If you’ve been watching the Olympics, you’ve noticed that Procter & Gamble has more airtime than Phelps and Bolt combined.
Yes, I said Procter & Gamble. Not Tide, not Febreze, not Gillette. P&G.
When did P&G start corporate branding? More importantly, why?
It used be that P&G never used its corporate brand. Unilever does. Nestlé does. S. C. Johnson (a family company) does. Johnson & Johnson does. Kraft does. But P&G? Now that’s new.
Well, not entirely new – P&G has used its corporate brand at the end of product brand ads in Japan for a decades. Consumers there are keen to know who they’re buying from, not just that what they’re buying will do the job.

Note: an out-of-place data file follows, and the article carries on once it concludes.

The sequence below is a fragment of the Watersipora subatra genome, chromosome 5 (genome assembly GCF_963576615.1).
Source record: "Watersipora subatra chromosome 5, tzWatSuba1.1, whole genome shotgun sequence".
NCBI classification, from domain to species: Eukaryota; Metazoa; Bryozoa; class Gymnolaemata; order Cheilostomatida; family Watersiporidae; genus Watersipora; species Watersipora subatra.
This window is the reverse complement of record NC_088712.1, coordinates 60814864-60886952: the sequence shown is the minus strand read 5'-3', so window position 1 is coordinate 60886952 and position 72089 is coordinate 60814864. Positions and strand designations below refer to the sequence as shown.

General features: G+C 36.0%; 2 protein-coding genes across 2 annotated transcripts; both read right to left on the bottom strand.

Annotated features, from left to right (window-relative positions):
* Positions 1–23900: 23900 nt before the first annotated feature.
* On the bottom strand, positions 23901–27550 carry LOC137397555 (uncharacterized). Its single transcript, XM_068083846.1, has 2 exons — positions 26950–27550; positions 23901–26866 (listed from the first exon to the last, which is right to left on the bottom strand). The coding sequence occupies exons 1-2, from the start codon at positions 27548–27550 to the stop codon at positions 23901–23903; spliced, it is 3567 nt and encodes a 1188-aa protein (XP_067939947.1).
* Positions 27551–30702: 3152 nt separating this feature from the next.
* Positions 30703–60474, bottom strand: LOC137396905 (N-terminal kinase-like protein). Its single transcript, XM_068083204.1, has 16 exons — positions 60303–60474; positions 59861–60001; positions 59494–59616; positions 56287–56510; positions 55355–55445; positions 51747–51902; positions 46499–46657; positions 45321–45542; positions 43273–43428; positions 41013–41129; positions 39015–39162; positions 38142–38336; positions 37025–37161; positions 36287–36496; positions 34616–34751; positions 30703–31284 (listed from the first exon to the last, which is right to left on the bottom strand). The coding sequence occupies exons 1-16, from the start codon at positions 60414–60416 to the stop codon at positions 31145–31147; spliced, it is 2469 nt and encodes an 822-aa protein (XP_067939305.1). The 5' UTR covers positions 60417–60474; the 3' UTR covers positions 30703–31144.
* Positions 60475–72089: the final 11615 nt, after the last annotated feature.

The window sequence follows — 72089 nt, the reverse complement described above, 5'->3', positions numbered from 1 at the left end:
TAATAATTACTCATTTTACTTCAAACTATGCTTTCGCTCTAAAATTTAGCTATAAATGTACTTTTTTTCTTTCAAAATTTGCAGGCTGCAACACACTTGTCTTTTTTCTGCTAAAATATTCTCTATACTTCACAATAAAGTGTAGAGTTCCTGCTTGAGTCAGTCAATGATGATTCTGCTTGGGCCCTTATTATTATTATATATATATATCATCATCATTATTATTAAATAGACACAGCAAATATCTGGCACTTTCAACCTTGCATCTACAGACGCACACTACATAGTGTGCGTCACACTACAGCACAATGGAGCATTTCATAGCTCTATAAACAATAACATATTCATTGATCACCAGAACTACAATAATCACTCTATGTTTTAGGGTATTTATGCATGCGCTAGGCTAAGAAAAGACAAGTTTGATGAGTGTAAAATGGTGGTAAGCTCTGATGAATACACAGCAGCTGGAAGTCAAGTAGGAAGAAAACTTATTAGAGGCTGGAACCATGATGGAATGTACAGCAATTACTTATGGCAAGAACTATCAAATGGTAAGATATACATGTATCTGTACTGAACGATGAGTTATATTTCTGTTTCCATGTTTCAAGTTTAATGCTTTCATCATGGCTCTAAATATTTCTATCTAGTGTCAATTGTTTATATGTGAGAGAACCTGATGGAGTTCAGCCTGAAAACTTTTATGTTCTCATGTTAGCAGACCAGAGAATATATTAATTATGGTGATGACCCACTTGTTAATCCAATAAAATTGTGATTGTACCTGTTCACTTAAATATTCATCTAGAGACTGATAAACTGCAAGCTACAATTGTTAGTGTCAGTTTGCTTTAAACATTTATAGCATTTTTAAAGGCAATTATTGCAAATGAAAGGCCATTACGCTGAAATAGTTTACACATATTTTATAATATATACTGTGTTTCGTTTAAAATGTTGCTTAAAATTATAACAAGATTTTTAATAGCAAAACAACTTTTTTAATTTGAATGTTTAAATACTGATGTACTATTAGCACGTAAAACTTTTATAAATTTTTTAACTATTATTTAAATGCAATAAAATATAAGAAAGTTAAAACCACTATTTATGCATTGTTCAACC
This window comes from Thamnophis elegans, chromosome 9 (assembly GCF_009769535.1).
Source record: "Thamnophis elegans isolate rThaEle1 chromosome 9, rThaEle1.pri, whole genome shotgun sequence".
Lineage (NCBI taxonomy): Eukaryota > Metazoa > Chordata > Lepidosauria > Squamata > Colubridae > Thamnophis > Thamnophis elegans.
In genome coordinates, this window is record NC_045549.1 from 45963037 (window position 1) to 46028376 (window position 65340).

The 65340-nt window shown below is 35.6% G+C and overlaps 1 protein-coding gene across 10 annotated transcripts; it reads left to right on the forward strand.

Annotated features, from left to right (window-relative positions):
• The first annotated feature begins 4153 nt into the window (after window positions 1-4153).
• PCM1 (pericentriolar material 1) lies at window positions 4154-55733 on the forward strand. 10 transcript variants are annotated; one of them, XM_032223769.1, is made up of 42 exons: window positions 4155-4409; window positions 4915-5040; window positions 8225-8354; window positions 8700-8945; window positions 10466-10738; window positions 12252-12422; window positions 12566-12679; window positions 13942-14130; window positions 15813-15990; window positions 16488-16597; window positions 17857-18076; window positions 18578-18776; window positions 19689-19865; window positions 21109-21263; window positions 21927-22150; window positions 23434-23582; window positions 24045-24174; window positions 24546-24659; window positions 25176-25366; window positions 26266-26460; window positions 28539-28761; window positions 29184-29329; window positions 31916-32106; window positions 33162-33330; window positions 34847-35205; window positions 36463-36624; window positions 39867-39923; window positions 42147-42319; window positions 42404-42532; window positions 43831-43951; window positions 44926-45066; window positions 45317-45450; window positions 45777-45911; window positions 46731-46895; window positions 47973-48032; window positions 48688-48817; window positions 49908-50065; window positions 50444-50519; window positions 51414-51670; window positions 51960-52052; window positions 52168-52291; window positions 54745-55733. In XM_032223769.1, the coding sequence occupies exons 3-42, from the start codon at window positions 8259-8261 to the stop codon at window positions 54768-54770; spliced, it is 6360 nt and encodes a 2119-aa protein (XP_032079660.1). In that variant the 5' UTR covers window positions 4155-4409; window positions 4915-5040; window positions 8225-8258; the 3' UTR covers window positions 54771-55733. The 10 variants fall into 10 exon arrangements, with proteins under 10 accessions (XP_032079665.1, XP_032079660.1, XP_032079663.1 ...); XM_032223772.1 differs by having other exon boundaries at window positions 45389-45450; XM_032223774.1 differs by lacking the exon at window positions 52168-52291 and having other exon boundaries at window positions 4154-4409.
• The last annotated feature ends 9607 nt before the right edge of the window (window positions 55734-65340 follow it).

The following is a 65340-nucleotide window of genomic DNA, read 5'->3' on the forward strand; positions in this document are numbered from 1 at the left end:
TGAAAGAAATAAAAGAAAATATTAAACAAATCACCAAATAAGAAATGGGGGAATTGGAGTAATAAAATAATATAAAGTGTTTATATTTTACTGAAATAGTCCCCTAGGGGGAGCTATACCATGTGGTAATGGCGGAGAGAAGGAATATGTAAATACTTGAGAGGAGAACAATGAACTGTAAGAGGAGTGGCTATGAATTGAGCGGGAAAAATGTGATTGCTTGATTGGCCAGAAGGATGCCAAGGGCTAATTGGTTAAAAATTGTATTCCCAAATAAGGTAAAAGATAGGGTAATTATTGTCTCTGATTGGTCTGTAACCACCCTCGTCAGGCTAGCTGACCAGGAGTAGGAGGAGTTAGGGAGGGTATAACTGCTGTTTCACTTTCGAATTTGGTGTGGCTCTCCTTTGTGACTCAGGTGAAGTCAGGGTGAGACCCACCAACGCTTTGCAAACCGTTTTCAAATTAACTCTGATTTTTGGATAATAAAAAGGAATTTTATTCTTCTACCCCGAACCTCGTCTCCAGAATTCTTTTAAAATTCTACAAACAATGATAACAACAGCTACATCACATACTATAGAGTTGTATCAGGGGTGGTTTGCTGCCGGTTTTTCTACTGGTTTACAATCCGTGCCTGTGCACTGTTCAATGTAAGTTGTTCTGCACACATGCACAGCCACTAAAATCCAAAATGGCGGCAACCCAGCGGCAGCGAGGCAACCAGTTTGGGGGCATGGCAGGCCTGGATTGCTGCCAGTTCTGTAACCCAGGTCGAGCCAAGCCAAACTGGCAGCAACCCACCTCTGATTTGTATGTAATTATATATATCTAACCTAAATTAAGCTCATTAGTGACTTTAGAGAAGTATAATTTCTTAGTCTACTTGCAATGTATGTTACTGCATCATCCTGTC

That reasoning it seems, now applies to the whole world.
Or perhaps it is just that the cost of being a worldwide Olympic sponsor is now so enormous, that it can’t be borne by a single brand, even if it is a brand as huge and global as Tide (Ariel) or Gillette.
Does this mean the relegation of product brands to a second rung. Are corporate brands going to come to the fore? Will the consumer demand to know who they’re doing business with before they examine the brand promise?